No the others haven't stopped working in film, they have just stopped active participation in this organization. I've met a few at other venues and they have simply fallen away. Of course it is hard to work with a group that allows instructors to ban film cameras from some of the workshops. For example, I wanted to take the architectural photo workshop, but can't, because it is digital only. Now when I visit George Lepp's website I'm expecting it to be digital only, but my community arts program should be a little more open. My membership is due for renewal, and I'll give them one more year, but after that?????

Sunday, August 9, 2009

Faith on Film: Praying Hands

Actually a type of Self-Portrait, taken by using the timer on my camera (and yes, the always handy tripod). I framed the positioning of my hands by using the grain on the wood beam. Just something very simple as I was experimenting around the house.

P.S. I was shooting another ‘whole roll, single subject’, in my front yard the other day. My neighbors think I’m Crazy. I’ll have the results when my darkroom is finished later this month.

Friday, August 7, 2009

Now Showing at the FLASH Gallery

I am a member of a community based photographic arts organization called Working With Artists, in Lakewood, Colorado. Tonight is Opening Night for their Annual Member's Show which I am participating in. My offering for the Show, an abstract macro landscape taken at Weston Beach, California:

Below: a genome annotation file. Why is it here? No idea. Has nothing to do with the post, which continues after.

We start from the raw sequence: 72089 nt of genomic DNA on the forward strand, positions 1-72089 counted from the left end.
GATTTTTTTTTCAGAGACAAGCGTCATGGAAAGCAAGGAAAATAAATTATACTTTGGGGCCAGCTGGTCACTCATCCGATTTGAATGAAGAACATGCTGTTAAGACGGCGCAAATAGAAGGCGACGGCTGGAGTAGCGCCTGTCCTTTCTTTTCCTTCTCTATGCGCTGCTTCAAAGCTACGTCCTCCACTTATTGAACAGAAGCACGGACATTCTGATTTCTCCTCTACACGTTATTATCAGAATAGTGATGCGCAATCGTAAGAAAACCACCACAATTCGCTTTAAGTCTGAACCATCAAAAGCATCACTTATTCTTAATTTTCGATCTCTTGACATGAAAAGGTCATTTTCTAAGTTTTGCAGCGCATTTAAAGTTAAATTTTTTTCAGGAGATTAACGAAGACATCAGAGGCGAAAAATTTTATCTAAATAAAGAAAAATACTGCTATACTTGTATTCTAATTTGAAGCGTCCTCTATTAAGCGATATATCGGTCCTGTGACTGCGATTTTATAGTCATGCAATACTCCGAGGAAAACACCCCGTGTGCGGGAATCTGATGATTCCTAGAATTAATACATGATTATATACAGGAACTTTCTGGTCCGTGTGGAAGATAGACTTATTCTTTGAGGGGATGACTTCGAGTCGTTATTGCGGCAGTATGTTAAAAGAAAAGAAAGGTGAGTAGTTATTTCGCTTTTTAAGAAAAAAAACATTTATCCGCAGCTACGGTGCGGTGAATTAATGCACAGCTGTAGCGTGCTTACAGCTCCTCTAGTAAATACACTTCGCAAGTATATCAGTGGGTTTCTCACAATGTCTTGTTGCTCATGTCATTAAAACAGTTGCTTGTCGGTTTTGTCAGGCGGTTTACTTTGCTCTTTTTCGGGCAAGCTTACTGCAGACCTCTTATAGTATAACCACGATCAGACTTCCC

Camera: Minolta SRT-202
Film: Ilford Iso 400
Lens: Rokunar 50mm f/2.8 Macro

To see the rest of the Series Photos visit 'On Weston Beach' in my Website Photo Archives.

Tuesday, August 4, 2009

A Little More Lomo……..

I was inspired by Natalie’s Sycamore leaf to photograph my own maple tree, but with a twist. Rather than copy her macro technique, I decided to use my Lomo Fisheye. Well, my maple leaves proved not to be so photogenic, but I ended up with some interesting shots. And you can see how well this ISO 800 film performs.

Camera: Lomo Fisheye
Film: Fuji Superia ISO 800

I need to learn to keep my feet out of the frame, but with a rangefinder that can be tricky!

Sunday, August 2, 2009

Faith on Film: Revisiting St Mary's Cathedral, San Francisco

I love Church Architecture! So I have a lot to draw upon as I start this series on my experiences photographing inside churches and their environs (as well as other spiritual places and symbols). Older images will be color and mostly ENC-II film; Recent images will be primarily Ilford Black and White Film, like today's example: St Mary's Roman Catholic Cathedral in San Francisco. This IS the Cathedral on the famous Cathedral Hill.

An 11X14 print on warm tone paper, taken from the Whole Roll, Single Subject Mosaic (July 29th Posting).

And A view of the Cathedral Dome. Also Printed on warm tone 11X14 paper.